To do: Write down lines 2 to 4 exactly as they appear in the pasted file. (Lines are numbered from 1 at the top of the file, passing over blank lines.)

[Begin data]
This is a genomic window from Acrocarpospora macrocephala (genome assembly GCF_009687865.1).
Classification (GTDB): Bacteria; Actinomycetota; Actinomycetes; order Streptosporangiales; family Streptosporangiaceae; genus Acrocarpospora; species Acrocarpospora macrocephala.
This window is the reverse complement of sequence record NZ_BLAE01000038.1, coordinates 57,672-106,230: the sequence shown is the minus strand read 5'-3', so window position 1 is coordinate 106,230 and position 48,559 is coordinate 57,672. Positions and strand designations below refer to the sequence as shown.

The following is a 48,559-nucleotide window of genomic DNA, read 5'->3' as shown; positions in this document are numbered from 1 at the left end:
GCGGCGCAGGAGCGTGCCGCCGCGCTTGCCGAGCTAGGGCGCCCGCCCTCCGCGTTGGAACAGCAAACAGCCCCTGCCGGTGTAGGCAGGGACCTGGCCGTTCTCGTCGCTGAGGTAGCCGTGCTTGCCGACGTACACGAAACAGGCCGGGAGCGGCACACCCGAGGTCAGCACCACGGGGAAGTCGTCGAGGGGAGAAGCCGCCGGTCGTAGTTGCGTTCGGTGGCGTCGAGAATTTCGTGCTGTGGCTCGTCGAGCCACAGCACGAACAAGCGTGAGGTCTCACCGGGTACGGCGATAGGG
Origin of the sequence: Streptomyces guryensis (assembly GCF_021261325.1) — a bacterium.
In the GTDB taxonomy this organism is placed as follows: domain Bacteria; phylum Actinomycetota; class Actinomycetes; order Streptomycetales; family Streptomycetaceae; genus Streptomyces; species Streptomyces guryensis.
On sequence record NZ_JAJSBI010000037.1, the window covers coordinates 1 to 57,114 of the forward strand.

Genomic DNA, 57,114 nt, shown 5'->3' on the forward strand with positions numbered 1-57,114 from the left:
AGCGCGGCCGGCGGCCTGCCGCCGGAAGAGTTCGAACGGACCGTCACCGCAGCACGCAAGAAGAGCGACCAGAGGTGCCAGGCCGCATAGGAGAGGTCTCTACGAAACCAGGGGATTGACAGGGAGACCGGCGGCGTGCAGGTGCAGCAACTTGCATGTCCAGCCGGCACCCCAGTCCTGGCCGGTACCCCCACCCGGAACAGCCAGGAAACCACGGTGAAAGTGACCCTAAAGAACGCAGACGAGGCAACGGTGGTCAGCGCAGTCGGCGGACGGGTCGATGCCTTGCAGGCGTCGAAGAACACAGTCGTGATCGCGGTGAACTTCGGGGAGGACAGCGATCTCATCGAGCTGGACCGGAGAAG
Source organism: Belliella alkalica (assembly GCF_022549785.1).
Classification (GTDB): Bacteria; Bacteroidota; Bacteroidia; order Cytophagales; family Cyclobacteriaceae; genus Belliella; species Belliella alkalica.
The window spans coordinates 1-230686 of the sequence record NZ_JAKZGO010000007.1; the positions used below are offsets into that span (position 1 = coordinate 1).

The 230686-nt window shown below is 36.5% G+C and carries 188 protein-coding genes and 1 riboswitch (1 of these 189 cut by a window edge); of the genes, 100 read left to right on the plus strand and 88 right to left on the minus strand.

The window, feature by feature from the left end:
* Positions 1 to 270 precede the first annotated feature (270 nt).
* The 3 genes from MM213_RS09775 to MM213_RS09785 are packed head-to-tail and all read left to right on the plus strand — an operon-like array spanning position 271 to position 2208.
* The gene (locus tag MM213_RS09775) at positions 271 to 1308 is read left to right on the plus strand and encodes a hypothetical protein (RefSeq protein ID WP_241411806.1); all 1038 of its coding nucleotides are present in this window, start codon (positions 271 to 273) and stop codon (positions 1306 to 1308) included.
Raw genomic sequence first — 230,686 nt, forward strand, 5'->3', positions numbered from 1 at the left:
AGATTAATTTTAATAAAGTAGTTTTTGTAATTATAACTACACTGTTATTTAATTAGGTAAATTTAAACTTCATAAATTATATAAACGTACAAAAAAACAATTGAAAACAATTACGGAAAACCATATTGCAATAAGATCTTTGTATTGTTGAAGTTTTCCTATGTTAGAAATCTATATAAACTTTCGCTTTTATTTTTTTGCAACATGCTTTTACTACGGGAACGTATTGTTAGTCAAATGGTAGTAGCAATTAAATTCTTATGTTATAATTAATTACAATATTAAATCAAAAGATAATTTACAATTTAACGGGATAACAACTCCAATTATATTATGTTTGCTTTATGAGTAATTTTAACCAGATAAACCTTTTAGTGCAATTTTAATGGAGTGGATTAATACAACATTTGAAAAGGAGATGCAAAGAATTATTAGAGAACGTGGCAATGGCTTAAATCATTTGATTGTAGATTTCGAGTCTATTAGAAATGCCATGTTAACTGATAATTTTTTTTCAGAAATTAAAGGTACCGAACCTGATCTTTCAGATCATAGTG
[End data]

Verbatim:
Classification (GTDB): Bacteria; Actinomycetota; Actinomycetes; order Streptosporangiales; family Streptosporangiaceae; genus Acrocarpospora; species Acrocarpospora macrocephala.
This window is the reverse complement of sequence record NZ_BLAE01000038.1, coordinates 57,672-106,230: the sequence shown is the minus strand read 5'-3', so window position 1 is coordinate 106,230 and position 48,559 is coordinate 57,672. Positions and strand designations below refer to the sequence as shown.

The following is a 48,559-nucleotide window of genomic DNA, read 5'->3' as shown; positions in this document are numbered from 1 at the left end: